- Case report
- Open Access
- Open Peer Review
Laparoscopic gastric pouch and remnant resection: a novel approach to refractory anastomotic ulcers after Roux-en-Y Gastric Bypass: Case report
© Steinemann et al; licensee BioMed Central Ltd. 2011
- Received: 21 August 2011
- Accepted: 2 December 2011
- Published: 2 December 2011
Anastomotic or marginal ulcers occur in 0.6 to 16% of patients after laparoscopic Roux-en-Y-Gastric Bypass. Initial therapy aims at eliminating known risk factors including smoking, Helicobacter pylori infection, use of non-steroidal anti-inflammatory drugs and inhibition of gastric acid secretion. While this approach is successful in 68 to 88% of the cases, up to one third of patients need a subsequent surgical revision. However, marginal ulcers still recur in up to 10% of cases after revisional surgery, thus constituting a serious challenge for bariatric surgeons.
We herein report a case of an insidious marginal ulcer refractory to both medical therapy with high-dosed proton pump inhibitors and sucralfate as well as surgical therapy consisting of the lengthening of a short alimentary limb and later resection of the gastroenterostomy and construction of a new tension-free anastomosis. Only after gastrectomy by laparoscopic en-bloc resection of the gastrojejunostomy, the gastric pouch and resection of the gastric remnant with reconstruction by esophagojejunostomy the patient remained free of symptoms.
By laparoscopic resection of the entire gastric pouch and the gastric remnant the risk to leave a suboptimally vascularised or even ischemic pouch in situ was avoided. The esophagojejunostomy was then created in healthy, good vascularised tissue. In our case this novel approach was effective in the management of a refractory anastomotic ulcer and might represent a rescue option when simple revision of the gastrojejunostomy fails.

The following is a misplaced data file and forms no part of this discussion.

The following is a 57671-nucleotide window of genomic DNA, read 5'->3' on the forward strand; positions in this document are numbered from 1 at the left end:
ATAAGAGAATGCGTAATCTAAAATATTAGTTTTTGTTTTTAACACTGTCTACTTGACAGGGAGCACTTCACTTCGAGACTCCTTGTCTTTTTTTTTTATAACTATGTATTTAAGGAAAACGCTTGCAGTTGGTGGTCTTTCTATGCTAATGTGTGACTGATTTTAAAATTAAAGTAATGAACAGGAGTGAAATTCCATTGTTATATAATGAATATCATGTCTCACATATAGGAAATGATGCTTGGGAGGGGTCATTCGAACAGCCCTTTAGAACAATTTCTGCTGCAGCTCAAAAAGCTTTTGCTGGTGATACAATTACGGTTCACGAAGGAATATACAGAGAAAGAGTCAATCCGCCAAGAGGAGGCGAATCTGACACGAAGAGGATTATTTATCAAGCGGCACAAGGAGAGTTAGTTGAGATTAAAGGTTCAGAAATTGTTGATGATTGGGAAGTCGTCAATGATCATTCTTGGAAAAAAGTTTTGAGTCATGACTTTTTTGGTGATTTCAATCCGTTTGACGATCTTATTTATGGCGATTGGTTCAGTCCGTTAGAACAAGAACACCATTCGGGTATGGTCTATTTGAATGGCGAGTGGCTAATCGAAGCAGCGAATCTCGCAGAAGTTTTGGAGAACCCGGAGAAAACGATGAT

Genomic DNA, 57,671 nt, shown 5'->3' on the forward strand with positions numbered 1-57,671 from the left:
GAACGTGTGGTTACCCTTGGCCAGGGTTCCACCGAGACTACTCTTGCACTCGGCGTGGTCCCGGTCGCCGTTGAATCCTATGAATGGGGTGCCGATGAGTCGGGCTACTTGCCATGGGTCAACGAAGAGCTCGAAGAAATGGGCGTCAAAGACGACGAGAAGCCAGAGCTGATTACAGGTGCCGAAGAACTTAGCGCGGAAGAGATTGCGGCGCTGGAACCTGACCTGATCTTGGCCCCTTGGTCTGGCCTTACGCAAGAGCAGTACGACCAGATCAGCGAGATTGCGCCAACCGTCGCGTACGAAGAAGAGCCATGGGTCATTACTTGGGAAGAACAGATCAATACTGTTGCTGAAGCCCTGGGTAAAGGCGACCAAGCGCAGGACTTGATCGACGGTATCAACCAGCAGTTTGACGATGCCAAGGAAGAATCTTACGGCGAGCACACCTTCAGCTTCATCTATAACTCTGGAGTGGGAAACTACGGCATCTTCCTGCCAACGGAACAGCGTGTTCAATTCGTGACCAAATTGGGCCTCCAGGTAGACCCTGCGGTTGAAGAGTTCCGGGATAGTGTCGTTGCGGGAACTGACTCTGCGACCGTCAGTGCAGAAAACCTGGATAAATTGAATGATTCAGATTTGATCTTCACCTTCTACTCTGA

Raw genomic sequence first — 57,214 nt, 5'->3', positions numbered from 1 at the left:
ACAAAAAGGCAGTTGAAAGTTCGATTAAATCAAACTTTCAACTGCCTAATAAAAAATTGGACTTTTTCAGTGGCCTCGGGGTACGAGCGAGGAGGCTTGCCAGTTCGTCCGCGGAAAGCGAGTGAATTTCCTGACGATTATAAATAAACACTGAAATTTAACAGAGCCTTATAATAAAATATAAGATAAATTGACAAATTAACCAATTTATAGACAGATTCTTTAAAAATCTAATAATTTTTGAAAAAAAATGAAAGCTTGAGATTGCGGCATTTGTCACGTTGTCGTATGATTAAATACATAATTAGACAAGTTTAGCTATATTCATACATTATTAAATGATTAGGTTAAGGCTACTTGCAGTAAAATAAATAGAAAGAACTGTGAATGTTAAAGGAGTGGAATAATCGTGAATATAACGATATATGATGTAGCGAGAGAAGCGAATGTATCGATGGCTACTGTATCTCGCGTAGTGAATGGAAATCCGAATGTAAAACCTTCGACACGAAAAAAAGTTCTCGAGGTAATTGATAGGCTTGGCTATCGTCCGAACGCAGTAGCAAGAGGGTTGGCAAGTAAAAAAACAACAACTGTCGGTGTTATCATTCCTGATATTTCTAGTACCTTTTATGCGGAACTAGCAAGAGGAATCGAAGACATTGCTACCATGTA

- Roux-en-Y-Gastric Bypass
- bariatric surgery
- anastomotic ulcer
- marginal ulcer
A specific complication after laparoscopic Roux-en-Y-Gastric-Bypass (LRYGB) is a marginal or anastomotic ulcer (AU) occurring at the gastrojejunal anastomosis. While AU can remain asymptomatic in 62-92% of the cases [1–4], they can frequently cause disabling pain or complications such as perforation and bleeding [5, 6]. The incidence of AU varies from 0.6% to 16% in endoscopic studies [1–4].
The etiology of AU is unclear. Two classes of risk factors have been suggested: operative and patient related factors. Although large gastric pouch, vertically oriented pouch , gastro-gastric fistula , local tissue ischemia due to anastomotic tension  or presence of foreign bodies in the ulcer ground (e.g. nonabsorbable sutures)  have been previously discussed, there is still a lack of high level of evidence demonstrating these factors to be significant. In contrast, better data exist for patient related factors, showing that smoking (odds ratio (OR) 30.6), use of nonsteroidal anti-inflammatory drugs (OR 11.5) and lack of proton pump inhibitor (PPI) prophylaxis (OR 3) represent significant risk factors .
Therefore, ulcer therapy starts with elimination of patient related risk factors and inhibition of gastric acid secretion. While this approach is successful in 68 to 88%, up to one third of the patients need a subsequent surgical revision [8, 12]. Although revision surgery is successful in most cases, AU recur in up to 8% , thus leading to a distressing situation for both patients and bariatric surgeons.
We herein report a case of an insidious AU refractory medical and surgical therapy, which finally required an aggressive approach consisting of laparoscopic gastric pouch and gastric remnant resection.
In a 50 year male patient with a BMI of 45 kg/m2 an antecolic, antegastric LRYGB with a 100 cm alimentary and a 60 cm biliary limb was performed. The gastrojejunostomy was constructed using a 25 mm circular stapler (EEA 2535, 3.5 mm Staples, Covidien®). Simultaneously, a 6 cm silastic (Fobi) ring was placed around the gastrojejunostomy. A few weeks after discharge, the patient, who continued smoking after surgery, presented with strong epigastric pain, postprandial regurgitation and vomiting. He was unable to eat solid food and to attend work. Endoscopy revealed two AU at the gastrojejunostomy. Oral PPI therapy (esomeprazole, 80 mg/die) was initiated and, since it was thought to be partly responsible for the symptoms, the silastic ring was removed. Intravenous high-dose PPI (esomeprazole, 240 mg/die) led to healing of the AU. However, epigastric pain and regurgitation did not ameliorate. A 99 m Tc-mebrofenin scintigraphy revealed severe biliary reflux. Seven months after LRYGB the patient was referred to our department.